Welcome to the 9th edition of the Standard Meta Report, this time we're covering the week between October 14th and 20th, 2019. As always, the Meta Report is based on an analysis of statistics from HSReplay, along with personal game experience at high ranks.
It's an aggressive meta out there, folks, and we hope you're enjoying yourselves. Alongside the wholesale resurgence of Rogue, the playerbase seems finally convinced of Secret Highlander Paladin's strength, making Uther's singleton list a common sight on the ladder.
Resurrect Priest has emerged as the control strategy of choice, as Control Warrior falls further and further out of favor. Elsewhere, Warlock's control experiments have failed to gain a foothold, while Zoo is finding it impossible to keep up with the format's other aggressive options.
But of course, we're burying the lead here. Shamanstone is in full effect. Quest Shaman and Evolve Shaman are the two most popular decks in the game between ranks four and Legend, together representing nearly 30% of the upper meta. Evolve is broken beyond redemption, overpowering decks both fast and slow. I hope you like getting high-rolled!
After a steep decline in popularity two weeks ago, Quest Druid's playrate has stabilized at a new plateau, comprising about 5% of the meta between ranks five and Legend. While the deck remains a solid Tier 2 choice, the continued rise of Evolve Shaman at higher ranks is a bad sign for Malfurion; over a sample of 69,854 games, Quest Druid loses out to Thrall's token strategy in around 56% of cases. The matchup against Quest Shaman is better, but renewed interest in Aggro Combo Priest, along with the loss of the favorable Control Warrior matchup, is sure to dampen Malfurion's spirits.
As predicted last week, the influx of control through the reintroduction of N'Zoth, the Corrupter has created a fertile hunting ground for Malygos Druid. While far from the most popular deck in the game, we've observed an increase in Malygos Druid's representation, which is most prominent at lower ranks, between five and three, where Resurrect Priest is most prominent. The deck's matchup spread is as one would expect: deplorable against aggro (except Tempo Rogue) and favorable against any deck that hopes to reach the late-game.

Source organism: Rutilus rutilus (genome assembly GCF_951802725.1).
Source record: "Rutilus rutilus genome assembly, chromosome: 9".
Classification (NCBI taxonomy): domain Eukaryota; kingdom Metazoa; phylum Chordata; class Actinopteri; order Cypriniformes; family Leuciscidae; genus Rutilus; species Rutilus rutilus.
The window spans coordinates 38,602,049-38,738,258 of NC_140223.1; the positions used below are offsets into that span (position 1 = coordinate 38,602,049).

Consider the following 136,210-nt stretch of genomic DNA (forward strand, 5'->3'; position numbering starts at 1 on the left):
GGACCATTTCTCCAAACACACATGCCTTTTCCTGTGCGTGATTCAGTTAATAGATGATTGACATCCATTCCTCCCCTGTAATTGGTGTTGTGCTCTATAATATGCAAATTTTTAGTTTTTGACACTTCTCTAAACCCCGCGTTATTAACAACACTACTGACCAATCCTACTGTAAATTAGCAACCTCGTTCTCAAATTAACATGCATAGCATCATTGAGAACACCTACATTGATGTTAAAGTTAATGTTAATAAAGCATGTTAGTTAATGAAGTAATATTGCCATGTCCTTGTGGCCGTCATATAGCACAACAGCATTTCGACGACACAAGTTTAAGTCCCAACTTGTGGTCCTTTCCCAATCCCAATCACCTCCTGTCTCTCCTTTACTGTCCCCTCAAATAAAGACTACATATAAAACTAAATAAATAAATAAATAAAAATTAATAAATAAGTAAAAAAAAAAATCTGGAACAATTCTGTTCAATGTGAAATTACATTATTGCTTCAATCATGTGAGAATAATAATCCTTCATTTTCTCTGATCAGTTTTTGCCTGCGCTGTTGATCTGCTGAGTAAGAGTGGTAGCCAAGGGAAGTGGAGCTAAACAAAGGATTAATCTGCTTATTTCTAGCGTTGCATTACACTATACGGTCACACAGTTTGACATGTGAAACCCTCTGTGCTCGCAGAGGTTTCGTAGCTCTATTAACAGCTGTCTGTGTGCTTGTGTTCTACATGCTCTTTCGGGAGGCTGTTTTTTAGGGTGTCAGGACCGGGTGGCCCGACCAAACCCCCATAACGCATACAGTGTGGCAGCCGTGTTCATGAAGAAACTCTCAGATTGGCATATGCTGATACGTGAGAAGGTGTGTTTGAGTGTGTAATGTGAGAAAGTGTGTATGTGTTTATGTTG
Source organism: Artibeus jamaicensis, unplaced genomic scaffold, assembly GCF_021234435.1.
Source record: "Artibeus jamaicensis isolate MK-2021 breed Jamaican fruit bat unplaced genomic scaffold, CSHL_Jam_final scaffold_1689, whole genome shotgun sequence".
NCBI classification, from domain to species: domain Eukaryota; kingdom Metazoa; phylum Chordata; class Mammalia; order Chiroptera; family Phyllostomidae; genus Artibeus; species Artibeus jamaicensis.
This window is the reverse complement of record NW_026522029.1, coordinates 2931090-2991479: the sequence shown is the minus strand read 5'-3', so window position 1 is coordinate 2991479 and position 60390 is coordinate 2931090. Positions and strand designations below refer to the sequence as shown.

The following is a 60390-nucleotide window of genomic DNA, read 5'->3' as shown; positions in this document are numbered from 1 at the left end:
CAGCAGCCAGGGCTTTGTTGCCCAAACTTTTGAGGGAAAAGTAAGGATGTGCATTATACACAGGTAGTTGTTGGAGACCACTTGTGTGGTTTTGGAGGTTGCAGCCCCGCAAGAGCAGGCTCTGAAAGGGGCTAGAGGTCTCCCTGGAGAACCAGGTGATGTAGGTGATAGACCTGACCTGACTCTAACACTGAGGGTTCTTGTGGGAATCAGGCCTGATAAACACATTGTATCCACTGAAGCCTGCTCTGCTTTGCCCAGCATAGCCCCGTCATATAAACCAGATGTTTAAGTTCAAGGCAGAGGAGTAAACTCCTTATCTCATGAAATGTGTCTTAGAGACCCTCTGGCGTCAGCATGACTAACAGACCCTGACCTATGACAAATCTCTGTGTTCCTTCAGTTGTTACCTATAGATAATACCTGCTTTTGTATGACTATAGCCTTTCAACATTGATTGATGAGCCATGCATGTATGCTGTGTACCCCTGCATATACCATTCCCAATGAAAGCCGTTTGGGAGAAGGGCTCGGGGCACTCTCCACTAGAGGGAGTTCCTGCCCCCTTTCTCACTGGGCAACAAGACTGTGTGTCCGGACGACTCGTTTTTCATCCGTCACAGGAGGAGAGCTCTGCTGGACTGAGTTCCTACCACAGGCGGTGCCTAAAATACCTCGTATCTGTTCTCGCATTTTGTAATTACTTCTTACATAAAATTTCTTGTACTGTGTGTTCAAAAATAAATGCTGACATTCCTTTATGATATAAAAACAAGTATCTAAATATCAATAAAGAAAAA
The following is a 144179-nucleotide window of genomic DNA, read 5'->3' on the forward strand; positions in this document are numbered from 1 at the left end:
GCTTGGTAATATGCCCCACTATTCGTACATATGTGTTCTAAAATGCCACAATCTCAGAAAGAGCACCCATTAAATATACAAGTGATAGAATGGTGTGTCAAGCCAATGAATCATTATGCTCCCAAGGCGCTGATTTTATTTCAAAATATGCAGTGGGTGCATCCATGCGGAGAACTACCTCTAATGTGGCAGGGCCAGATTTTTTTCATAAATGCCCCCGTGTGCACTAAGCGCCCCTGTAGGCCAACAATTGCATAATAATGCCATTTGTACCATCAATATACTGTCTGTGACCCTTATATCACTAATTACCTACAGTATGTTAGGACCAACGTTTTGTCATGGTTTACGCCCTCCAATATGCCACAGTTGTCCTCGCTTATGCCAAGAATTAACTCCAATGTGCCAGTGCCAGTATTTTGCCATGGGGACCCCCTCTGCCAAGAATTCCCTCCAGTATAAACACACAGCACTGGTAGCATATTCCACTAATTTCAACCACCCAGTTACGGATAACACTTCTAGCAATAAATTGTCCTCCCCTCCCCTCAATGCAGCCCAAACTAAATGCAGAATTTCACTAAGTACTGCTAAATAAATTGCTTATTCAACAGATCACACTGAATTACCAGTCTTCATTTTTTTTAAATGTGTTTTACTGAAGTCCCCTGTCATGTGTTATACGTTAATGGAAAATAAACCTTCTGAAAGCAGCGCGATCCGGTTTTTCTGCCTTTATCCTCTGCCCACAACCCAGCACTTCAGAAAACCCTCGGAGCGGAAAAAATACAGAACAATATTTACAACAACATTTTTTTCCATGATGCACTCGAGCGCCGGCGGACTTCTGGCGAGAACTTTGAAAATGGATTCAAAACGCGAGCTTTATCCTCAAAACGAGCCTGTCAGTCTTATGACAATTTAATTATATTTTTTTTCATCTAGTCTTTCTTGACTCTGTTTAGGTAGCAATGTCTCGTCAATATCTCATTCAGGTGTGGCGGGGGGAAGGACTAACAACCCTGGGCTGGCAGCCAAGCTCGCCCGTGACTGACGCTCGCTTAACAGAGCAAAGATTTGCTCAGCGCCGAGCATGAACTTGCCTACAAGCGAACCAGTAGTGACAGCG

Hunter is a remarkably diverse class at this stage, featuring at least five viable archetypes, both Highlander and not. The Highlander variant featuring a robust Secret package remains most popular, representing almost 41% of the Hunter decks on ladder. It's not hard to see why; Secret Highlander Hunter is a solid pick at the top of Tier 1, exploiting favorable-to-dominant matchups against almost all of the meta's most-played decks, including Aggro Combo Priest, Quest Druid and Tempo Rogue.
The recent additions of Call to the Wild and Ragnaros the Firelord are indeed nutty, providing Secret Highlander Hunter a top-end worthy of contesting any late-game strategy. Of course, no deck is without its weaknesses; Secret Highlander Hunter falls in the face of Secret Highlander Paladin and Resurrect Priest, but neither matchup is so prevalent as to threaten Rexxar's global winrate. As far as Thrall is concerned, Hunter is doing just fine, with positive winrates against both Evolve Shaman and Quest Shaman. For now, Rexxar seems positioned for long-term success.
The Mech variant of Highlander Hunter continues to see play but performs strictly worse than the traditional Secret version. Interest in Mech Hunter continues to fall, a trend no doubt compounded by the deck's poor matchups against Evolve Shaman and Quest Shaman, both of which have become oppressive on the ladder. Midrange Hunter remains a loser, sporting a winrate around 46% over limited play between ranks five and Legend. By and large, Quest Hunter is an unpopular and underperforming deck. While it's got considerable game against Thrall, it loses to just about everything else. Thanks to poor matchups against Shaman and Druid, Secret Hunter is probably a no-go right now, but things could change if Aggro Combo Priest continues to rise in popularity.